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Green Online… JUST SAY NO

Below is a note I sent to Willis Orchard Co about an order I placed for some tropical plants.

On 19-Mar I placed an order for three Medjool Palms (1.5′-2′) and a Drawf Cavendish Banana Tree with and expected ship date around 1-Apr… yesterday (11-May) I received the FedEx packages containing those items.

Roughly a week after the expected ship date I began calling approximately once a week for an update on the shipping status — to which (other than the last call) I was always told that the product should be shipping within a couple days…

Needless to say, my impression of your “customer service” wasn’t very high; in fact it was so low that I acquired the forty-seven other fruit trees, shrubs, and ornamental trees I used to begin landscaping my yard from local sources…

I understand that your shipping delays were caused by your vendor; however, the failure to realistically appraise me of delays is solely a fault your company and customer service people must bare.

While the shipping delay alone was enough to make me shy away from doing additional business with your company; the condition of the plants I received certainly indicated to me that I shall not put your company high on a list to consider again.

The committed size of the plants is stated to be the overall height; while I’d would have hoped that would be the height from the top of the root ball to the highest vertical point on the plant, it’s obvious that you intend that measurement to be the distance from the top of the root ball to the furthest point on a (stretched) frond of the palms.

In my case that appears to be two just less than 18″ (one of those I’m being generous with the “just less”) and one that isn’t even 16″… further the one closest to 18″ and the one less than 16″ are based on measuring fronds that are brown at the ends (dead) — which most likely didn’t occur in a single day of shipping from Southern Georgia to Northwest Florida.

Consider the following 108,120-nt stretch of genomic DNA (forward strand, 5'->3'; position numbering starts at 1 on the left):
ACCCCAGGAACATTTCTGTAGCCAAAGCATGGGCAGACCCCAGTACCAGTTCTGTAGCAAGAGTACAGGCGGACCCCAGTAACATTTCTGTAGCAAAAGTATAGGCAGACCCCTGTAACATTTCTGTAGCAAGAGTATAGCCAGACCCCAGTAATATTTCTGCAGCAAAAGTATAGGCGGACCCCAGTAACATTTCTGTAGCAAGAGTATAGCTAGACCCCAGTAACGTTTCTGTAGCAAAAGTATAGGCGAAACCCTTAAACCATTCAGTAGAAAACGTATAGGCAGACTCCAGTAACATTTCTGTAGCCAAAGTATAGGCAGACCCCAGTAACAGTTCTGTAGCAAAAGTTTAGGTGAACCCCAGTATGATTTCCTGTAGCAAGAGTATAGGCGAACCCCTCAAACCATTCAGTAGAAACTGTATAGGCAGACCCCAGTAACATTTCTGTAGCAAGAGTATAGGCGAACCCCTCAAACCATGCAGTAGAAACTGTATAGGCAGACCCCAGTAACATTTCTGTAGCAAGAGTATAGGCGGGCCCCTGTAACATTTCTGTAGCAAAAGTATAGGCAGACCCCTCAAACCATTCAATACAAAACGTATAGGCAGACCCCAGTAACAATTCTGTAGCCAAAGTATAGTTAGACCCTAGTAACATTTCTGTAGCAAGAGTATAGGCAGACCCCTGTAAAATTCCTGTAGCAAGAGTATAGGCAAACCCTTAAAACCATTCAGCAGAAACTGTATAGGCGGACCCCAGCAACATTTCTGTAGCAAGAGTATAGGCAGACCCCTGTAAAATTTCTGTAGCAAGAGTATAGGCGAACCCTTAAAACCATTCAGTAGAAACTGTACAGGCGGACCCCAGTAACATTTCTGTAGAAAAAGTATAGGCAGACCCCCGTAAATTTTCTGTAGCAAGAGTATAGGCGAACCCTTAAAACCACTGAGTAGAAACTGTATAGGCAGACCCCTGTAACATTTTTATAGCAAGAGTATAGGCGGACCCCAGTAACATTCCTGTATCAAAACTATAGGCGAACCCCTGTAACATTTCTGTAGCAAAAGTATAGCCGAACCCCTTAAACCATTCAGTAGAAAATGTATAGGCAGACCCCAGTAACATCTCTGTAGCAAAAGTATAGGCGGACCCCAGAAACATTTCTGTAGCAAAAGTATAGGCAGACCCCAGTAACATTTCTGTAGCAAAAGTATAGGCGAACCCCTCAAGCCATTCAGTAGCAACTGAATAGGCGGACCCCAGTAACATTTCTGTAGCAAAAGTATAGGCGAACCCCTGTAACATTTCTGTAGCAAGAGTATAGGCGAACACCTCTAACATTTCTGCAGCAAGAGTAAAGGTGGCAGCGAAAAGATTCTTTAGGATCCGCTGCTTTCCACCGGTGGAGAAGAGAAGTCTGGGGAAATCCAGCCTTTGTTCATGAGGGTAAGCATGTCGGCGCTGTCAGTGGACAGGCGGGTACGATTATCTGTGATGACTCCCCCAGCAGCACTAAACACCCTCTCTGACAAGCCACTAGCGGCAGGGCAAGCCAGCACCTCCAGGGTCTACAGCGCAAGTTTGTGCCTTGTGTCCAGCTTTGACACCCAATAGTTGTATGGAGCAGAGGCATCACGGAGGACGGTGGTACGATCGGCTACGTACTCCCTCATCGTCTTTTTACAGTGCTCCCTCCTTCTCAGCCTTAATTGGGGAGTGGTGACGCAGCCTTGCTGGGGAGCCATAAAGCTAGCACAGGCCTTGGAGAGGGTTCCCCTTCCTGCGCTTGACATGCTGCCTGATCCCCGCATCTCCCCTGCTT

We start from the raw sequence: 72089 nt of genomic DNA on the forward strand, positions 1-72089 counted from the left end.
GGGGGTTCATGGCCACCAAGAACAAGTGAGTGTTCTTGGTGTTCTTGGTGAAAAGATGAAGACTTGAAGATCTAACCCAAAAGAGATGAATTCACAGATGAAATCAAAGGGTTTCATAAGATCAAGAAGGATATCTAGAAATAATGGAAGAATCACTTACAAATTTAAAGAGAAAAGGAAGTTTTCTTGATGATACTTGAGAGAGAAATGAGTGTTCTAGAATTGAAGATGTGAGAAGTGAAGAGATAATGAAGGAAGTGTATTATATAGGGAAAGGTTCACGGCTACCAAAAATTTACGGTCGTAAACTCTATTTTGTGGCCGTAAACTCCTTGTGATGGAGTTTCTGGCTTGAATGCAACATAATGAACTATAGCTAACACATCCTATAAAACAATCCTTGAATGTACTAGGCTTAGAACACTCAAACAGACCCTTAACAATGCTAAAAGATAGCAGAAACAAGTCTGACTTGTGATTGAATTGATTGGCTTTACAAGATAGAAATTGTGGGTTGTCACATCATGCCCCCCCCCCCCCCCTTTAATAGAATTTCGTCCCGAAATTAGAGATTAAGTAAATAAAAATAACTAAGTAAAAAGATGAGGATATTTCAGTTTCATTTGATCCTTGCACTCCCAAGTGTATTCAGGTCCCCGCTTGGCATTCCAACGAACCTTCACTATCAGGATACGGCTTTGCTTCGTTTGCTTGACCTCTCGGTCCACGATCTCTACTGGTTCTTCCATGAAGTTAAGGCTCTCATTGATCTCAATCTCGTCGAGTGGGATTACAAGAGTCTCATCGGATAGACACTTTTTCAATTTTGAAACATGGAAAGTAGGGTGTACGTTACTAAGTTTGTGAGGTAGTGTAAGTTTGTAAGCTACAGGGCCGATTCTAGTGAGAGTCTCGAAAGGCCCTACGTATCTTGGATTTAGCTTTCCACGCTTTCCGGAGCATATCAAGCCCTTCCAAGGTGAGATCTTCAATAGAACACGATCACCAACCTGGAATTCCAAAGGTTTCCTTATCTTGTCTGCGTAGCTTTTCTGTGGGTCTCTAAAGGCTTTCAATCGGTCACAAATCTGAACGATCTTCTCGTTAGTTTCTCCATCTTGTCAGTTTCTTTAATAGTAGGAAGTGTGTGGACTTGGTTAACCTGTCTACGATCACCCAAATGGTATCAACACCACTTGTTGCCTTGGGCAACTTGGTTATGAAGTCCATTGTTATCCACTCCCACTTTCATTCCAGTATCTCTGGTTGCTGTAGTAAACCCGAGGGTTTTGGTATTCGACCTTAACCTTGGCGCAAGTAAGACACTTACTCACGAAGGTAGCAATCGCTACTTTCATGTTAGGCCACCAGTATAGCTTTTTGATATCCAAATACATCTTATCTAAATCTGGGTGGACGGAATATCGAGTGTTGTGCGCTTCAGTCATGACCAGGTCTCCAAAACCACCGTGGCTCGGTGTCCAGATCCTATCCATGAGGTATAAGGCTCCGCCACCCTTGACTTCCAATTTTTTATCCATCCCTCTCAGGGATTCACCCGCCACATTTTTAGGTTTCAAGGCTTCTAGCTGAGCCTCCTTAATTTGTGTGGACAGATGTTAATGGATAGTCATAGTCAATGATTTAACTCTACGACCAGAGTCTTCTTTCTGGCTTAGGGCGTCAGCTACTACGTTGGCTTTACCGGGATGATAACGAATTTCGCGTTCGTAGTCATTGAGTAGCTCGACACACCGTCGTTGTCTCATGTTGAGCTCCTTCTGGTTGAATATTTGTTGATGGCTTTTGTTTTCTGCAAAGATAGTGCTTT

I can’t say I was the least bit surprised… and certainly I don’t think any of these three specimens would have come home with me had I visually inspected them before purchase (at the prices you charge).

Whether these represent the plants you would normally ship to a customer or simply you feel you’re a victim of the volume of your orders verses the inability of your supplies to fulfill their commitments I can’t say… all I can say is that I’m greatly disappointed.

In retrospect, I’d say ordering plants online should be put in the same category as ordering produce online — what you get might not live up to your standards, and what others are happy with says nothing about the quality.

Originally posted 2010-05-13 02:00:35.

Bluetooth Headsets

Today (1 July 2008) California finally has a law on the books requiring the use of hands free devices when using a cellular phone and driving (rather than relying on the “distracted driving” law that has never really been enforce).

Since most of us responsible people have used hands free devices for years, and switch to Bluetooth for even greater safety and convenience as soon as phone were plentiful (and affordable) it doesn’t effect us.